August 19, 2017

Hey Cannabis Entrepreneurs, Recreational Marijuana Use Approved in Four More States


Ganjapreneurs in the U.S. got some great news last week -- marijuana ballot initiatives in four more states approved the recreational use of cannabis.

Last Tuesday, voters in four more states elected to legalize recreational marijuana use: California, Maine, Massachusetts and Nevada. Arizona had a similar legislation measure on the ballot, but voters rejected it by a margin of 52 to 48 percent.

Medical marijuana use also increased, with Arkansas, Florida and North Dakota approving initiatives. That brings the total to 28 states, according to ProCon.org, a site that covers controversial topics like legalization.



Marijuana reformers are celebrating the decision by voters to legalize the drug.

“This represents a monumental victory for the marijuana reform movement,” said Ethan Nadelmann, executive director of the Drug Policy Alliance, in a prepared statement. “With California’s leadership now, the end of marijuana prohibition nationally, and even internationally, is fast approaching.”

The statement went on to say that with the shift away from marijuana arrests toward a focus on public health, states that have legalized its use are “diminishing many of the worst harms of the war on drugs while managing to raise substantial new revenues.”

Legalization has led to an explosion of possibilities for entrepreneurs. Those possibilities include potential marijuana-related business ideas, including cannabis producers, processors, retailers and distributors.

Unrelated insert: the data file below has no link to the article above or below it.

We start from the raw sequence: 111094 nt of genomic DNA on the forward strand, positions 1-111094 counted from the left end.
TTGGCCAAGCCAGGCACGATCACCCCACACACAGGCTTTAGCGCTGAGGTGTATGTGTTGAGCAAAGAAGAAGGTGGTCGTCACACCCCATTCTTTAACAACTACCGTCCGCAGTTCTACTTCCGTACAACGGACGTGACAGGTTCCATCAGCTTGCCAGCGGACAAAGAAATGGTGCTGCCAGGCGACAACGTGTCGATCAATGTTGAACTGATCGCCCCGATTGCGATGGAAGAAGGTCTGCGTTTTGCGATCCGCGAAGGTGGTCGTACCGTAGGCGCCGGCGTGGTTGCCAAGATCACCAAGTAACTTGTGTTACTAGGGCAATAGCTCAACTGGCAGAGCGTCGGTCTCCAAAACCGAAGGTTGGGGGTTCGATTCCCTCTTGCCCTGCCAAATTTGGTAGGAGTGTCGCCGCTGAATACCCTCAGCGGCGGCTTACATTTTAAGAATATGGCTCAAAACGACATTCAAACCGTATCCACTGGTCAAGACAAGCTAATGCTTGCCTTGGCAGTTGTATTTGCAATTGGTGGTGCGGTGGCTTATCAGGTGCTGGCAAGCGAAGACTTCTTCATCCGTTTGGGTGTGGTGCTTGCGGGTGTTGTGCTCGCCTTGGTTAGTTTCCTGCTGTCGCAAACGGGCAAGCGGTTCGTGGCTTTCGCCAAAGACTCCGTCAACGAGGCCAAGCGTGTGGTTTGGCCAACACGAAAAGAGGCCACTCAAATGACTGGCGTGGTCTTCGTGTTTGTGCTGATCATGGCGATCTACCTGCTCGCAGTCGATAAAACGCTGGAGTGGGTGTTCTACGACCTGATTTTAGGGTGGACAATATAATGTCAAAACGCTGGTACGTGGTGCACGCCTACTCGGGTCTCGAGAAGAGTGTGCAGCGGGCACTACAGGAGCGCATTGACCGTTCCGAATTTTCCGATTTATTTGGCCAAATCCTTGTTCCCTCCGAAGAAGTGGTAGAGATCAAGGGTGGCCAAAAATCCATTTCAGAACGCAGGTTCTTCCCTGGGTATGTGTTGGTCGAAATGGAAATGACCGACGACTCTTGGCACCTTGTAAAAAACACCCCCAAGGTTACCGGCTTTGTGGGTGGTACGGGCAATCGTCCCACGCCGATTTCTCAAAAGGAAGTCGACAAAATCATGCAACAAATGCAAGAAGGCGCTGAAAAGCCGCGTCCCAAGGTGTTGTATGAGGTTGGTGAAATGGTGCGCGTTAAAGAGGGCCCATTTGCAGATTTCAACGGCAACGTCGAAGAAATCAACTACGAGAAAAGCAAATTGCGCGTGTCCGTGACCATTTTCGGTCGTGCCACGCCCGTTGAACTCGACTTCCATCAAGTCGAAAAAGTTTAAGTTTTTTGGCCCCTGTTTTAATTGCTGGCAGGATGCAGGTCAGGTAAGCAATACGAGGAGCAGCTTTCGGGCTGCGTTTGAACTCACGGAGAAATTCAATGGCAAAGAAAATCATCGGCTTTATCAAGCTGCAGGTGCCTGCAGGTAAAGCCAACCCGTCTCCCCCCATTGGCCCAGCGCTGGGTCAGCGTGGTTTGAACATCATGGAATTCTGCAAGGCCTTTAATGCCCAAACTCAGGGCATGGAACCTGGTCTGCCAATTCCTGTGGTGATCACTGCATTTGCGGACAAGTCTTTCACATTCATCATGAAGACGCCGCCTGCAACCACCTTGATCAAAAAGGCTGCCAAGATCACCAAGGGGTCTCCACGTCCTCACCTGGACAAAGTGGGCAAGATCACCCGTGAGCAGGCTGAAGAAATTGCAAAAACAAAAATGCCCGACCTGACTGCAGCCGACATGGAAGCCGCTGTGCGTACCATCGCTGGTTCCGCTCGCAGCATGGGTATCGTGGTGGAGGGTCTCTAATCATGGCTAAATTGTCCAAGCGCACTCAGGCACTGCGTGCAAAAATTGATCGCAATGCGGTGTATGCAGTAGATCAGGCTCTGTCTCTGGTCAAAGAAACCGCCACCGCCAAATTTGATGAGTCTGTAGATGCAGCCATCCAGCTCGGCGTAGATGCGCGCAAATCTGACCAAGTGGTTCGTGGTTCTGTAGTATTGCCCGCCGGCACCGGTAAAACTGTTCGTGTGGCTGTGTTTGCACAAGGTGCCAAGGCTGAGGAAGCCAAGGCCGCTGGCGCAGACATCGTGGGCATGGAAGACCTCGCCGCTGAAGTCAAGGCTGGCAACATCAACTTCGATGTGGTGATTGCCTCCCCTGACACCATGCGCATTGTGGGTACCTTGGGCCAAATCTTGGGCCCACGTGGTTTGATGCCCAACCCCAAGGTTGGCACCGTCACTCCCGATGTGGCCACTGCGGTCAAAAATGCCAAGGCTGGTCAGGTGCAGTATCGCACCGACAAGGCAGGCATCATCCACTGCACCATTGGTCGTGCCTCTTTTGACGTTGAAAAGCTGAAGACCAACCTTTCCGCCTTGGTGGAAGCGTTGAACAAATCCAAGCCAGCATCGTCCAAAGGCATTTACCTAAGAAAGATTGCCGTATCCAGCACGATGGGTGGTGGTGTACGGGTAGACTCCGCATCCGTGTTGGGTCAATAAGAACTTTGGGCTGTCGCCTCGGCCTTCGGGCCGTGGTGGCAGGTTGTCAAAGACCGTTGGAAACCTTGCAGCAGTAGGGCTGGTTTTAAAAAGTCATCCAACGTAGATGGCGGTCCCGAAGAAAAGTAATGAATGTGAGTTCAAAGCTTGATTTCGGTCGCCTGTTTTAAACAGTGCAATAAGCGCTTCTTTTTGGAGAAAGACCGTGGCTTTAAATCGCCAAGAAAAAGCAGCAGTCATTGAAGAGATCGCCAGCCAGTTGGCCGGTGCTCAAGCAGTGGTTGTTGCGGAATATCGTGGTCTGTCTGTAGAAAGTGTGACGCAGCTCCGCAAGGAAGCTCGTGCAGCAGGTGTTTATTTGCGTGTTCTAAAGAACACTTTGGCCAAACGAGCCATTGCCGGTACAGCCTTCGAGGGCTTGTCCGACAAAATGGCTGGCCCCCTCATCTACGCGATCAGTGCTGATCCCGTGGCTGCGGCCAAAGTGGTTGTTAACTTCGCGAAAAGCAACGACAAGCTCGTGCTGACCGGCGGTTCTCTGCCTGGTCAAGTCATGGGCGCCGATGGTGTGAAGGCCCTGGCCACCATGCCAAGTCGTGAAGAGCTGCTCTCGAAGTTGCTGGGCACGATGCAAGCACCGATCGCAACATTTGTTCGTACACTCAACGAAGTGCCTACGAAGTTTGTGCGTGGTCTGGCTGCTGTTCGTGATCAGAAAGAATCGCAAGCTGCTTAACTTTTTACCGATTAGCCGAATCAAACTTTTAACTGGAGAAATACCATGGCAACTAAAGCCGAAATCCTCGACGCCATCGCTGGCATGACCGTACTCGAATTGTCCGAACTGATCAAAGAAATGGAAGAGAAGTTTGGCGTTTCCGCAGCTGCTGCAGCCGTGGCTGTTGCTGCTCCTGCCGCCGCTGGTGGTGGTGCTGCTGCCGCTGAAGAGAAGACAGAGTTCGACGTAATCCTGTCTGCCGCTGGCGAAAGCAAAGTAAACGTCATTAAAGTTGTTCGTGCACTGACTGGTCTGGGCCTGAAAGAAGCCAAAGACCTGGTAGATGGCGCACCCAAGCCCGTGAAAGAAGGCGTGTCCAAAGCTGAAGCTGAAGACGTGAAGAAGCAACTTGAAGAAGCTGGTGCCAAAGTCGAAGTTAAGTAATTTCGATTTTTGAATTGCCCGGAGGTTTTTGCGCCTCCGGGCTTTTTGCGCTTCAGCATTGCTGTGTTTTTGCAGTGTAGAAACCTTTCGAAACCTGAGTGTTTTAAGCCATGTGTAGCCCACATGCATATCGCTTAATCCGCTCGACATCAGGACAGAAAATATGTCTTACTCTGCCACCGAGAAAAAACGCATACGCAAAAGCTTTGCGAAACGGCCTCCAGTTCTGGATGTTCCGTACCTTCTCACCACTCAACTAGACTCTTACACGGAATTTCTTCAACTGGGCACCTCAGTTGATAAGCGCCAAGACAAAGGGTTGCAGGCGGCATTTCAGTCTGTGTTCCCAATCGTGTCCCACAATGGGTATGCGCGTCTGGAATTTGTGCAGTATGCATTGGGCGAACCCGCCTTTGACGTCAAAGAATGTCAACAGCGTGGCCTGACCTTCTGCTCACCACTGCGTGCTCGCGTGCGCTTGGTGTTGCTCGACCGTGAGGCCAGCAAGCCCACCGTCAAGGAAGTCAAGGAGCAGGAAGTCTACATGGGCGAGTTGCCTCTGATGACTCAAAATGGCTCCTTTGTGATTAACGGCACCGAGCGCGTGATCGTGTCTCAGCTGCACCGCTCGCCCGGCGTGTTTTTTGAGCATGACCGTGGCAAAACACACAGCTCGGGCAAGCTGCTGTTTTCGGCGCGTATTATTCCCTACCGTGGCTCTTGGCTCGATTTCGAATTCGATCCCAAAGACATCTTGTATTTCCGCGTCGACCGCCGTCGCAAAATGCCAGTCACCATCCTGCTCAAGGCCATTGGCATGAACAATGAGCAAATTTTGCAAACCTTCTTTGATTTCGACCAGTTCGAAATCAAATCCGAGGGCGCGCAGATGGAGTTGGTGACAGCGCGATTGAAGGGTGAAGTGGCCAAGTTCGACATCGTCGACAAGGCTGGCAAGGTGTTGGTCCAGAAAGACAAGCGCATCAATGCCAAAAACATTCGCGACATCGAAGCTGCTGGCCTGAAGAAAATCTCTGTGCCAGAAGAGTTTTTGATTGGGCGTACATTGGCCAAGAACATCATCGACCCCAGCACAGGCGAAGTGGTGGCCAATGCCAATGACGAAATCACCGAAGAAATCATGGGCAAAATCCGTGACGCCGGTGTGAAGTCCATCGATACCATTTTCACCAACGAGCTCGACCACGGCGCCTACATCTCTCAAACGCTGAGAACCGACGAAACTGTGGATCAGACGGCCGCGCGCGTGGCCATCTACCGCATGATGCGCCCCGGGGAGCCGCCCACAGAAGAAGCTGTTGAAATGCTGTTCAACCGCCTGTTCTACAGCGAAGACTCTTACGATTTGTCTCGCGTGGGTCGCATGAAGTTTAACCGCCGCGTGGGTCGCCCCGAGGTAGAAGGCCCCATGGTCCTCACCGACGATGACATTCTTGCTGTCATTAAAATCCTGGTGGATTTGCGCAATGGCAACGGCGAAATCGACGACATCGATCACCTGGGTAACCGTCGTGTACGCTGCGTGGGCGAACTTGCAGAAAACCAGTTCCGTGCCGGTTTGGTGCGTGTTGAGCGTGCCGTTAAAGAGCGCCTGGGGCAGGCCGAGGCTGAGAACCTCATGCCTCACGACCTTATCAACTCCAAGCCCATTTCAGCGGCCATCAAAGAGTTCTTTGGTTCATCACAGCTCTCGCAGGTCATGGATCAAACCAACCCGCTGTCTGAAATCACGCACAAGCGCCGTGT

Not only does this burgeoning industry represent a wealth of business opportunity, but the profit potential is also enormous. In Colorado alone, the production and sale of marijuana has ballooned into a $1 billion industry since its start in 2014. Across the country, sales could hit $6.7 billion in 2016, reports Fortune magazine.

Cannabis industry officials are hopeful the victories from last Tuesday’s election will motivate other states to move forward with legalization, either through ballot initiatives or state legislatures. The tax benefit they would reap may be enough to tip the scale in that direction.

Marijuana Store Photo via Shutterstock

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Paul Chaney


Paul Chaney Paul Chaney is a Staff Writer for Small Business Trends. He covers industry news, including interviews with executives and industry leaders about the products, services and trends affecting small businesses, drawing on his 20 years of marketing knowledge. Formerly, he was editor of Web Marketing Today and a contributing editor for Practical Ecommerce.

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